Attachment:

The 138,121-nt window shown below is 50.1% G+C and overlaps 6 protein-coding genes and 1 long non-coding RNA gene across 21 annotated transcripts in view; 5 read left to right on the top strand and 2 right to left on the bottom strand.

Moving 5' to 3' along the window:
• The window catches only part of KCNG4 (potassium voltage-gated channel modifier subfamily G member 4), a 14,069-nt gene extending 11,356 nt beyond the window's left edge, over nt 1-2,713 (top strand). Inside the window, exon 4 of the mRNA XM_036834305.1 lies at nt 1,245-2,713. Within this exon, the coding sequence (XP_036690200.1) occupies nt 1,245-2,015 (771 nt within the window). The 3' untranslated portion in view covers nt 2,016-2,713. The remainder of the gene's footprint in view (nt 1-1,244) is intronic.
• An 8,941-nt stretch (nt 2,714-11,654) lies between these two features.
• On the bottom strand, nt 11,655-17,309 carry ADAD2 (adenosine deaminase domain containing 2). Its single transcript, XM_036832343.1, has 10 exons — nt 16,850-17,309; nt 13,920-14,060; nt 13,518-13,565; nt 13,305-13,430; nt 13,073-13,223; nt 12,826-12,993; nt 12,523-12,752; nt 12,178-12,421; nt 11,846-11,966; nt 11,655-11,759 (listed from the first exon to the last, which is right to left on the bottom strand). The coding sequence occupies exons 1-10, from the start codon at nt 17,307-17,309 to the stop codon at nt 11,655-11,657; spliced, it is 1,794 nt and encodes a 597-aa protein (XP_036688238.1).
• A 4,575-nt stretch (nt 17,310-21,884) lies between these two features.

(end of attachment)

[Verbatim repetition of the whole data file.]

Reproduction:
The 138,121-nt window shown below is 50.1% G+C and overlaps 6 protein-coding genes and 1 long non-coding RNA gene across 21 annotated transcripts in view; 5 read left to right on the top strand and 2 right to left on the bottom strand.

Moving 5' to 3' along the window:
• The window catches only part of KCNG4 (potassium voltage-gated channel modifier subfamily G member 4), a 14,069-nt gene extending 11,356 nt beyond the window's left edge, over nt 1-2,713 (top strand). Inside the window, exon 4 of the mRNA XM_036834305.1 lies at nt 1,245-2,713. Within this exon, the coding sequence (XP_036690200.1) occupies nt 1,245-2,015 (771 nt within the window). The 3' untranslated portion in view covers nt 2,016-2,713. The remainder of the gene's footprint in view (nt 1-1,244) is intronic.
• An 8,941-nt stretch (nt 2,714-11,654) lies between these two features.
• On the bottom strand, nt 11,655-17,309 carry ADAD2 (adenosine deaminase domain containing 2). Its single transcript, XM_036832343.1, has 10 exons — nt 16,850-17,309; nt 13,920-14,060; nt 13,518-13,565; nt 13,305-13,430; nt 13,073-13,223; nt 12,826-12,993; nt 12,523-12,752; nt 12,178-12,421; nt 11,846-11,966; nt 11,655-11,759 (listed from the first exon to the last, which is right to left on the bottom strand). The coding sequence occupies exons 1-10, from the start codon at nt 17,307-17,309 to the stop codon at nt 11,655-11,657; spliced, it is 1,794 nt and encodes a 597-aa protein (XP_036688238.1).
• A 4,575-nt stretch (nt 17,310-21,884) lies between these two features.